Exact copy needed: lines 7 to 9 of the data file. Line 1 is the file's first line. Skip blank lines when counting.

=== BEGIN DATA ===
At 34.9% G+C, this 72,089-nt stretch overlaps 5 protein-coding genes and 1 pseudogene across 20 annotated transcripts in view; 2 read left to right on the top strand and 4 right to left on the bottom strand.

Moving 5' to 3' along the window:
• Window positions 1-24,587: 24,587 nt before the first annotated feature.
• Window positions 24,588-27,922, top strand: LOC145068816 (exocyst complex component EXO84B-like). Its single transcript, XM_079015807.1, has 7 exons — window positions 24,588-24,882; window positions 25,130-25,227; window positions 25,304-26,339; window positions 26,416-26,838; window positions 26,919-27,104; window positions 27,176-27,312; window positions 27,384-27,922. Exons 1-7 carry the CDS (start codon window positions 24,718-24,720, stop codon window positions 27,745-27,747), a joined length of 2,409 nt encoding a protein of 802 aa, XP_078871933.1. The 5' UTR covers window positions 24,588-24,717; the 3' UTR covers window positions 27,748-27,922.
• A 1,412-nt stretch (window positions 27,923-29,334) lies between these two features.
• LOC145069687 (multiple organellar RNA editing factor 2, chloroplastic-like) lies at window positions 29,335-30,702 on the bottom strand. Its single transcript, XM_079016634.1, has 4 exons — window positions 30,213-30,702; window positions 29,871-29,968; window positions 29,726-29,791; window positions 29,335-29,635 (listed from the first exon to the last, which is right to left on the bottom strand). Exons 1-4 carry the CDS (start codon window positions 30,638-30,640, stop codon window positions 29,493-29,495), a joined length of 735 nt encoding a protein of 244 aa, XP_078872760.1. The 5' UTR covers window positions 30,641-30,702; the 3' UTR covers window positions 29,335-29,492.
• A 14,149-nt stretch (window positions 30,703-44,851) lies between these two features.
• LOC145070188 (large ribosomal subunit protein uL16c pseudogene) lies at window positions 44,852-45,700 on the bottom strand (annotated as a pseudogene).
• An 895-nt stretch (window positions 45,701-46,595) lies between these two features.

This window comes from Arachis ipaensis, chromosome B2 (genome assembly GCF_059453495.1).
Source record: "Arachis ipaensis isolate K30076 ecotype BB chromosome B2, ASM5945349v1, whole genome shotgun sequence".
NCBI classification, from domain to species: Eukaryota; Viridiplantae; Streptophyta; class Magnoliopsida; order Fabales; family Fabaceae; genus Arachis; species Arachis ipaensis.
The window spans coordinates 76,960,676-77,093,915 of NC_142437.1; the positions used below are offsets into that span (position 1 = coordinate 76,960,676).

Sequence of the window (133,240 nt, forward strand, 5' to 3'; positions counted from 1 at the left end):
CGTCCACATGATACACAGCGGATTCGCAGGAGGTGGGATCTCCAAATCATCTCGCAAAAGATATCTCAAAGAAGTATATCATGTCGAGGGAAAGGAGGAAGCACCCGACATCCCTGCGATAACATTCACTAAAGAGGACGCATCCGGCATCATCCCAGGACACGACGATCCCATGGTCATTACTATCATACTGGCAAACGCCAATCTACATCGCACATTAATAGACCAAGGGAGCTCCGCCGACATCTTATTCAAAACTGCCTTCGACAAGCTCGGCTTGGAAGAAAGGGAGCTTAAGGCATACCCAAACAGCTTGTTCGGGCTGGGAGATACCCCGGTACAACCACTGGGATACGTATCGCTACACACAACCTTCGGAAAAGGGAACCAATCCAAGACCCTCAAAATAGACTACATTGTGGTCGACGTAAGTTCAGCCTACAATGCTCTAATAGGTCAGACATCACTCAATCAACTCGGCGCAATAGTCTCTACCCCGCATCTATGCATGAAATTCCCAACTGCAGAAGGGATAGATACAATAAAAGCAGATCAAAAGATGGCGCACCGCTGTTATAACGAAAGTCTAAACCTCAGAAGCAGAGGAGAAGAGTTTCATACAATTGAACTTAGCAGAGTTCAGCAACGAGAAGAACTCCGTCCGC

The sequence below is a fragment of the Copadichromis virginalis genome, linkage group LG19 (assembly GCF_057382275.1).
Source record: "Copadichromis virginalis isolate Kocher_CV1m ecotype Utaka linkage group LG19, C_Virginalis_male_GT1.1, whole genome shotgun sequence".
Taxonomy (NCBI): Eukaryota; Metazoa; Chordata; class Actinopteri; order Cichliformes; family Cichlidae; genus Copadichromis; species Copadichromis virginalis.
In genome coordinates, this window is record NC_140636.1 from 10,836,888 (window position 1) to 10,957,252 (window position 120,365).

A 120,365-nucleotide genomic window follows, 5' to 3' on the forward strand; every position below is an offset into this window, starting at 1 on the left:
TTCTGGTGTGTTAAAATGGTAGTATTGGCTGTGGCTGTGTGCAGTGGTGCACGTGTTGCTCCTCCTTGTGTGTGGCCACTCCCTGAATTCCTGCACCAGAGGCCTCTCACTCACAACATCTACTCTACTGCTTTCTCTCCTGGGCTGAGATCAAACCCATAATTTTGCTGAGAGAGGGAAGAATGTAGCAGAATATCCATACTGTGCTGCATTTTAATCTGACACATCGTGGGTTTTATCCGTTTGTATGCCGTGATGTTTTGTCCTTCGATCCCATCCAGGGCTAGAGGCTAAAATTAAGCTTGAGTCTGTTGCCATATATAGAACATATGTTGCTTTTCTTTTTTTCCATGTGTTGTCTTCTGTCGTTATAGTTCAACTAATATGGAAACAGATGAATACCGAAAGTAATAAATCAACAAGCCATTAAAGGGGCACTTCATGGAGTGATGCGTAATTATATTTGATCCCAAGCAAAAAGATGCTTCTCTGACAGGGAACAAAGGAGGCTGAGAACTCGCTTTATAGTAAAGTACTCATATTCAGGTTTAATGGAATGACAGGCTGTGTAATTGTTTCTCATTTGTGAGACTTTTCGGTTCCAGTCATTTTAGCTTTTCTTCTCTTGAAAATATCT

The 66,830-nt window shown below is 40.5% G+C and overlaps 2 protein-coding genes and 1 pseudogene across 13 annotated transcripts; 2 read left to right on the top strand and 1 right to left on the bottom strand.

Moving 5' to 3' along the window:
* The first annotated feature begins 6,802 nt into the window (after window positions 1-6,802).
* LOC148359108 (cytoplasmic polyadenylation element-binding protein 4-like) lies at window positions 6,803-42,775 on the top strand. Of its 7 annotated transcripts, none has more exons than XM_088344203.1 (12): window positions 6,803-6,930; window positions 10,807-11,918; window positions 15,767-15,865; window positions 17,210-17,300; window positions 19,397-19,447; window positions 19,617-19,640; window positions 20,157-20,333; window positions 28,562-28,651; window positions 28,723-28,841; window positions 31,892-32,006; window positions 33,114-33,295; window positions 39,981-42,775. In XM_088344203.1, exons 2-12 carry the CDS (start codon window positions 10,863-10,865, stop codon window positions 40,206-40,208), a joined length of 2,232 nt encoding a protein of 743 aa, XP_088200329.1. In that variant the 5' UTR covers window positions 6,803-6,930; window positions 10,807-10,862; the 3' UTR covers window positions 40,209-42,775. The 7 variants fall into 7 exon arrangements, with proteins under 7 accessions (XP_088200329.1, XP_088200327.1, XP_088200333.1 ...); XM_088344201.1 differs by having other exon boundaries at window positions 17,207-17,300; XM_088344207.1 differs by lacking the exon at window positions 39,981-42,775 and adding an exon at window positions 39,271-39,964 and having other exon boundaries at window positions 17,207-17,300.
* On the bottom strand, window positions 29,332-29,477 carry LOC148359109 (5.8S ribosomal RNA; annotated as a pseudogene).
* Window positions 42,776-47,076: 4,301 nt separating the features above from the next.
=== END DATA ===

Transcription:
• A 14,149-nt stretch (window positions 30,703-44,851) lies between these two features.
• LOC145070188 (large ribosomal subunit protein uL16c pseudogene) lies at window positions 44,852-45,700 on the bottom strand (annotated as a pseudogene).
• An 895-nt stretch (window positions 45,701-46,595) lies between these two features.